All in all, it was a fantastic day and a great learning experience, even for me, and I work here! We will be facilitating more tours in future, including these farms and different ones, so look out for the notice announcing when the next one will be!

Special thanks to Alicia for organizing the tour as well as Brent, Gil, Mark, Ron and Steven for being such gracious and informative hosts.

Sow and Tell Top Tomato

Sow and Tell #9

What better way to celebrate the first day of autumn than the next installment in our Sow and Tell series?!

Granted, it doesn’t exactly FEEL like fall at the moment (at least from where this blog post is typed in Toronto, where it’s feels like a balmy 34 degrees right now).

REGARDLESS! We are pleased to announce the featured producer for this Sow and Tell is…Top Tomato Farms!

For all deliveries from Tuesday, September 27th through till Friday, September 30th all available varieties of broccoli, cabbage AND cauliflower are on sale!! This includes these super cool looking (but also sweet and creamy!) orange cauliflower.

Top Tomato is family owned and operated with over 55 years of experience. It all started back in 1960, when Vito De Filippis began farming cabbage, cauliflower and broccoli on 40 acres in Uxbridge, Ontario. At that point, most of the produce was sold to smaller supermarkets and down at the food terminal. Vito’s son Dominic is now the owner and operator of Top Tomato, along with his two sons Antony and Vito.

Nowadays, using patience and innovation, their farm has expanded to a much larger scale with a wider range of products including broccoli, cabbage, cauliflower, tomatoes, beans, peas, and even artichokes! Growing artichokes in Ontario was a process of trial-and-error throughout the better part of a decade until they learned the best way to grow them in the Canadian climate and started to see amazing yields.

10 years ago, Top Tomato implemented a food traceability program as well as participate in yearly audits. Through these tools, they can trace every single seed they planted and use the continuous feedback through their program to make adjustments and produce even better tasting products! More recently, they’ve worked to reduce their waste by investing in reusable, washable shipping containers.

They also pride themselves on being a great local employer, and are constantly striving to provide growth and opportunities for their staff – some of whom have worked for them for over 20 years! They also run the 19th Avenue Farmers Market in Markham, Ontario (if you’re ever out that way, drop by and say hi!).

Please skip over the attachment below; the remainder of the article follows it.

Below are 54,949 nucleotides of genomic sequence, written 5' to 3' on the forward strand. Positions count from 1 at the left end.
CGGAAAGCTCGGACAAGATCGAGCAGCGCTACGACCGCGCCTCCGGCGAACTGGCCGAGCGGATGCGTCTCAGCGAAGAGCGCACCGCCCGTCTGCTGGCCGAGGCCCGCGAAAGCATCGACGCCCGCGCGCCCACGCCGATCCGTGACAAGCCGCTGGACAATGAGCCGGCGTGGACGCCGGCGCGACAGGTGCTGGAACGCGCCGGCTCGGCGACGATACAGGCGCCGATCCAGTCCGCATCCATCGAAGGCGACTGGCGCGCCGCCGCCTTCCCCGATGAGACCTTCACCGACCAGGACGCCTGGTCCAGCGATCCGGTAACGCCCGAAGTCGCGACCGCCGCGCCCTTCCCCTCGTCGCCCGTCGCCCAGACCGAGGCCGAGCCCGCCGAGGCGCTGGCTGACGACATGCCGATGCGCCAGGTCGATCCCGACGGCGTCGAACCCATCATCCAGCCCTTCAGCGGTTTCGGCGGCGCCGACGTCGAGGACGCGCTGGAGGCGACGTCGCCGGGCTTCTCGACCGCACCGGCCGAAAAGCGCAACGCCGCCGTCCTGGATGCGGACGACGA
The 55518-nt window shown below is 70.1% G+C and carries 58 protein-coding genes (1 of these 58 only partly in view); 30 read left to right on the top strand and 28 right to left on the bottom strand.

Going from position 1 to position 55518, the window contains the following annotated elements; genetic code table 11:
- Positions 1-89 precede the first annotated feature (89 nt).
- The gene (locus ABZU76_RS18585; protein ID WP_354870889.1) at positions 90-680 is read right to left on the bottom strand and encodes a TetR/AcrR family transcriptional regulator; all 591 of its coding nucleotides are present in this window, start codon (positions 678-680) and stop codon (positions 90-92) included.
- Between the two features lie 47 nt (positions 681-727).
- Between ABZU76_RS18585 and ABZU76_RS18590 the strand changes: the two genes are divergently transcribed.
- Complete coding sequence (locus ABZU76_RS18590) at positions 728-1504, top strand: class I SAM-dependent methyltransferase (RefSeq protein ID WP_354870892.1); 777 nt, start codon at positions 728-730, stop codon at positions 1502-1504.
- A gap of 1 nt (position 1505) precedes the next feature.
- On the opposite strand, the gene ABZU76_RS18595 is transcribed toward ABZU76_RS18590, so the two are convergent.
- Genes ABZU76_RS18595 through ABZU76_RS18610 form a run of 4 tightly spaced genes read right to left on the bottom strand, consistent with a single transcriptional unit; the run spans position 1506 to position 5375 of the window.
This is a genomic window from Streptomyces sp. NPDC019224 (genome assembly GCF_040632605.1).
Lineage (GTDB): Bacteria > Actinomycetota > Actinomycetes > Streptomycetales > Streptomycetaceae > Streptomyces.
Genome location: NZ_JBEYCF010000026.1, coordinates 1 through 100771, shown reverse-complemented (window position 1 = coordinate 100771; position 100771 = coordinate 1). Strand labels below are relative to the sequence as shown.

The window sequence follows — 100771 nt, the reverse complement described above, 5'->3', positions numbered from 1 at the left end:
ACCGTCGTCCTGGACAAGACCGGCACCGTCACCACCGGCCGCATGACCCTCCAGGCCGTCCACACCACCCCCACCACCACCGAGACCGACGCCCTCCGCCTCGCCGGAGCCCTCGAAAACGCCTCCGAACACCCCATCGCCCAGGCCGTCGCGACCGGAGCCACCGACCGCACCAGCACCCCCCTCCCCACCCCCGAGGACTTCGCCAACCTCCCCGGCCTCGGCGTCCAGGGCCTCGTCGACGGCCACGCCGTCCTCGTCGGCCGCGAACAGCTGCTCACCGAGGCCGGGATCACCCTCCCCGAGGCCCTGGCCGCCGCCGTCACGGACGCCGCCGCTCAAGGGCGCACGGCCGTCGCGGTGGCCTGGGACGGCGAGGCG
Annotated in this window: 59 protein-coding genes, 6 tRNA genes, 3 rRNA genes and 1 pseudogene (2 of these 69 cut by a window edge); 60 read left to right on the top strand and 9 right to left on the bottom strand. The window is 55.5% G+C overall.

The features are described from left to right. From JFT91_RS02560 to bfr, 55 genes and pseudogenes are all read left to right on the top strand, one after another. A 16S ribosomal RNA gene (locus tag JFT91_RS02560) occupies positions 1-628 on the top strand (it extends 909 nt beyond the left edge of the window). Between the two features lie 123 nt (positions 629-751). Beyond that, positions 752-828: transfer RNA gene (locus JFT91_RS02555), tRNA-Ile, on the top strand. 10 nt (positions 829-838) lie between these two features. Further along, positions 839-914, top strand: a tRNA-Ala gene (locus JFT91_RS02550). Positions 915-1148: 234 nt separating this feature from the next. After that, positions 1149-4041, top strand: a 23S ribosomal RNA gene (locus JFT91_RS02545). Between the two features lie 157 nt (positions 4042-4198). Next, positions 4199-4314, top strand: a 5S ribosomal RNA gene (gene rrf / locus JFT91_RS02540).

Once again: all deliveries from Tuesday, September 27th through till Friday, September 30th all available varieties of broccoli, cabbage AND cauliflower are on sale!!

Thank you to Ligia and Nancy for providing the information and pictures for this post!

 

 

 

Betcha Didn’t Know…

Adam Foley

Why should you know who Adam Foley is?  Because he’s one of the many unsung heroes in our network who chooses, day in and day out, to work with local food because it’s the right thing to do. He also uses his catering opportunities to introduce both internal and external patrons to local farms, local ingredients and fresh, sustainable food.

As the Executive Chef at Osgoode Hall at the Law Society of Upper Canada, Adam’s daily menu features an impressive array of expertly crafted dishes using some of the best ingredients Ontario has to offer and inspired by the ethnically-diverse cuisine of Toronto.  We’ve known Adam for nearly 10 years now, and he’s always been a loyal customer who’s proud to tell his customers about us and the local food he prepares and serves.

They also work to reduce food waste in their kitchen and addressing poverty in the city by working with Lawyers Feed the Hungry Program. You can learn more at www.lawyersfeedthehungry.ca.

We’re proud to call Adam a friend and, if you don’t know a lawyer or judge, we suggest you try to get to know one (without getting into legal trouble, of course) so you can enjoy the fine food he’s cooking up. Or just walk right in…Osgoode Hall Restaurant is open to the public!

 

Basil Small

Sow and Tell #8 – ANC Farm!

Welcome back to to our eighth feature in the Sow and Tell series! As you may recall, we didn’t run one of these during July because of our kickass Summerlicious Promotion, but we’re back in business for August!